The short story Old Man at the Bridge by Ernest Hemingway wholly demonstrates the vicious repercussions of war on disinterested innocents. The short story, narrated by a nameless soldier, sensitively portrays the sorry plight of the refugees who are displaced by war.
The action takes places at a pontoon bridge near the Ebro Delta on an Easter Sunday during the Spanish Civil War. All the refugees of that area were crossing the bridge to protect themselves from the impending attack by the enemy troops. The young soldier was on a mission to cross the bridge and find out how far the enemy had advanced.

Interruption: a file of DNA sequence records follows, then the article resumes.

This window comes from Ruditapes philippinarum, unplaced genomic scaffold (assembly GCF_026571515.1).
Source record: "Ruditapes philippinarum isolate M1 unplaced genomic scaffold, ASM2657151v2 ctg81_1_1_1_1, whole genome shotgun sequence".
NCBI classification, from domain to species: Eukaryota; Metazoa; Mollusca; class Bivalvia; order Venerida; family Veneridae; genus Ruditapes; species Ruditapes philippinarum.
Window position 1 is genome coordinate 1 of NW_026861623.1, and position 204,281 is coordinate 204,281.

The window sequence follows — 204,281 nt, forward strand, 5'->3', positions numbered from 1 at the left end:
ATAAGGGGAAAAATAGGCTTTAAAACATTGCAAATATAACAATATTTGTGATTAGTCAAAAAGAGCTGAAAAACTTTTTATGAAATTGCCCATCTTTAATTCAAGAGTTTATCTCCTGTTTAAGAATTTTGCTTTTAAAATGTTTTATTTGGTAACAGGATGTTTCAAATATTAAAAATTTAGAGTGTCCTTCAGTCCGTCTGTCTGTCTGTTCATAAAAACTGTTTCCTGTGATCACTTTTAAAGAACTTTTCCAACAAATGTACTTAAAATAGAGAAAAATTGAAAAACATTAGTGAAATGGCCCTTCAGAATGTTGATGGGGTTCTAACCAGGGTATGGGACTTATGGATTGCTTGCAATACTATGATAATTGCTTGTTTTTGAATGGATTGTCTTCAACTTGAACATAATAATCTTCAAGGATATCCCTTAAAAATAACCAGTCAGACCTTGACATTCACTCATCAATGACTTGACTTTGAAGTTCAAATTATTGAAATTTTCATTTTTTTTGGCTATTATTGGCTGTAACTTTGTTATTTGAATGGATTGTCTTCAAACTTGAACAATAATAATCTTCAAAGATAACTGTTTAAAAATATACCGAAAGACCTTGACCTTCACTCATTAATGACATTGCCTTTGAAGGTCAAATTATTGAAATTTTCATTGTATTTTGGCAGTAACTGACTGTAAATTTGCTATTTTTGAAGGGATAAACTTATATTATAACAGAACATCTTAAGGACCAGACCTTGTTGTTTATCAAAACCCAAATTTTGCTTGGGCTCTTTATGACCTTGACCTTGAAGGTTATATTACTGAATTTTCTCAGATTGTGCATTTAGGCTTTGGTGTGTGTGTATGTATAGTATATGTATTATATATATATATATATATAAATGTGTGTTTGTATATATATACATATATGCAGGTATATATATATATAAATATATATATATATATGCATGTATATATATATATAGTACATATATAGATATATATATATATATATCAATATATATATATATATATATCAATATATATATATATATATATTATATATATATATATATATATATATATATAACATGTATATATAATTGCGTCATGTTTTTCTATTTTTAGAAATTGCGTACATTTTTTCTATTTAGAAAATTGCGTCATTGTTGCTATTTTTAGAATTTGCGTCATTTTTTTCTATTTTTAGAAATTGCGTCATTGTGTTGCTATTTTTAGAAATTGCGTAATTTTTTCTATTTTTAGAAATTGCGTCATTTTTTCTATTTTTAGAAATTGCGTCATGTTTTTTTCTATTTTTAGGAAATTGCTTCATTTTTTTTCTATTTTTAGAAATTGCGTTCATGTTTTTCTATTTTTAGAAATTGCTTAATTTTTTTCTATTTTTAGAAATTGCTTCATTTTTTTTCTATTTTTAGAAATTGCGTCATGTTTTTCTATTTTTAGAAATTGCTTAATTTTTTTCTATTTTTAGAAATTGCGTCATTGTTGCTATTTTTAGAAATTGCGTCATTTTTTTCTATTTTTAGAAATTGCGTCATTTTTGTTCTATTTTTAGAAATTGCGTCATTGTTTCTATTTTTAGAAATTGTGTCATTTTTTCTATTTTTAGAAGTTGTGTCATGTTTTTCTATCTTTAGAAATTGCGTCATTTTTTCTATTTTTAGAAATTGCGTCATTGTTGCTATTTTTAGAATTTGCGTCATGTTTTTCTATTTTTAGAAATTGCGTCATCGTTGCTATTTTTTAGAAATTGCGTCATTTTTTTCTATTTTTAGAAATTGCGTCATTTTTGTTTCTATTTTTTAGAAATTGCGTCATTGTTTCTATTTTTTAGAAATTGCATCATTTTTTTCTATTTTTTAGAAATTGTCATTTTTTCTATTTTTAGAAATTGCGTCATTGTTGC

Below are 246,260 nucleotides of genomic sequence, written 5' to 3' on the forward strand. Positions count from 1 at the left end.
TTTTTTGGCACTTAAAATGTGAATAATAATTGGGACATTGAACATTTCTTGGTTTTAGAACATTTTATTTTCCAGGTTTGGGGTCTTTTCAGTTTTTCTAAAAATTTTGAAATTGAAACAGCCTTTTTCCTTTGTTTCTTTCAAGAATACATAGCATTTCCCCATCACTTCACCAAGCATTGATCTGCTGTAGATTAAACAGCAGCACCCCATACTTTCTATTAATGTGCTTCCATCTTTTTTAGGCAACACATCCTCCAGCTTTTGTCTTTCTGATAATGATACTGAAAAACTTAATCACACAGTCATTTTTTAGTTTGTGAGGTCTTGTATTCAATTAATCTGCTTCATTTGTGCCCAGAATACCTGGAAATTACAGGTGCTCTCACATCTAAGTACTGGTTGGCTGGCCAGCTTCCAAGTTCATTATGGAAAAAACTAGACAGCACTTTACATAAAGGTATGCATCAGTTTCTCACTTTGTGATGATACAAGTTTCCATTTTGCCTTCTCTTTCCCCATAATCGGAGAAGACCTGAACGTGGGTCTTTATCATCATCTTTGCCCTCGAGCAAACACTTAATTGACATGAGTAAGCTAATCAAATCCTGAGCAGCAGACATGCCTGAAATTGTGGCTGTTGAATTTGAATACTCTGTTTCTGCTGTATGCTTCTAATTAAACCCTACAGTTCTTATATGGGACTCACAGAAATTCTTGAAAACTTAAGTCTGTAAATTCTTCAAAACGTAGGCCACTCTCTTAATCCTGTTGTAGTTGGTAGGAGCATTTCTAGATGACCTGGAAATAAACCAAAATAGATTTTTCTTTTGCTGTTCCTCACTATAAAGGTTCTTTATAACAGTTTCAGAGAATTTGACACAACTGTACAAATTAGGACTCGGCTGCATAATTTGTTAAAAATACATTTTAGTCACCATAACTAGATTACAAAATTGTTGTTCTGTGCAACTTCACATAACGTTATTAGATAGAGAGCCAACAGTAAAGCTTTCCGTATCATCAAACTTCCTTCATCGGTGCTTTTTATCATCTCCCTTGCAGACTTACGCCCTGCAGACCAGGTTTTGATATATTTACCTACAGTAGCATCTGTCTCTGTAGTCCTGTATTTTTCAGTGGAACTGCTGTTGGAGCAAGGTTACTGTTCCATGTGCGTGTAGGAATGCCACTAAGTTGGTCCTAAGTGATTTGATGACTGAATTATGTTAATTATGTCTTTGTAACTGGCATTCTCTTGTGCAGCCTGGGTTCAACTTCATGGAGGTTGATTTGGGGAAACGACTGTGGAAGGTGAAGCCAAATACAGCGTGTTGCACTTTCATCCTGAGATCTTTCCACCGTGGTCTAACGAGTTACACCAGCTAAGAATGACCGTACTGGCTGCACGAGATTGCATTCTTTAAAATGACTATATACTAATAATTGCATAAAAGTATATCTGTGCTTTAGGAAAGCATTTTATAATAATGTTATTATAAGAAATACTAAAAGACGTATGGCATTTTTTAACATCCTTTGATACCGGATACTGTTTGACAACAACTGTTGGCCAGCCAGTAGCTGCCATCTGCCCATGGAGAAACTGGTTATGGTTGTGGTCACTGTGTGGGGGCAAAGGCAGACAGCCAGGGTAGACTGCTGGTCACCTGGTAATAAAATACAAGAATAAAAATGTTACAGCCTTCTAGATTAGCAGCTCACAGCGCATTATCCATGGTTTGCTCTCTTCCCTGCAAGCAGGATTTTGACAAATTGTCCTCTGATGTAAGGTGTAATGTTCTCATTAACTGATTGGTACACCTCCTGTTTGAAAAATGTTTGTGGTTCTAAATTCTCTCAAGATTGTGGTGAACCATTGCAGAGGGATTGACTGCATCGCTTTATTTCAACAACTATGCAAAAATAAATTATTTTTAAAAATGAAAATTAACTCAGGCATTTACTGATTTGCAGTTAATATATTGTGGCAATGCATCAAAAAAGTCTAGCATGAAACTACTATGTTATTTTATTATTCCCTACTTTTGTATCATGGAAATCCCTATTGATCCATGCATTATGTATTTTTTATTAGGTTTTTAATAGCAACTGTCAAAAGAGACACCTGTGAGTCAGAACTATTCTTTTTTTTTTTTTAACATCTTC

After the soldier had scanned the region for any sign of the enemy troops, he noticed an old man still sitting at the pontoon bridge. The seventy-six-year-old man wore black dusty clothes and his face was dusty grey. He wore steel-rimmed spectacles which suggested that he was neither a shepherd nor a herdsman. He appeared weak and exhausted. The soldier asked the old man where he came from. The old man replied that he was from Sans Carlos. He had already walked about 12 kilometres from his hometown, San Carlos, and was weary and exhausted. Therefore, even after the soldier had advised him to flee, the old man did not move.
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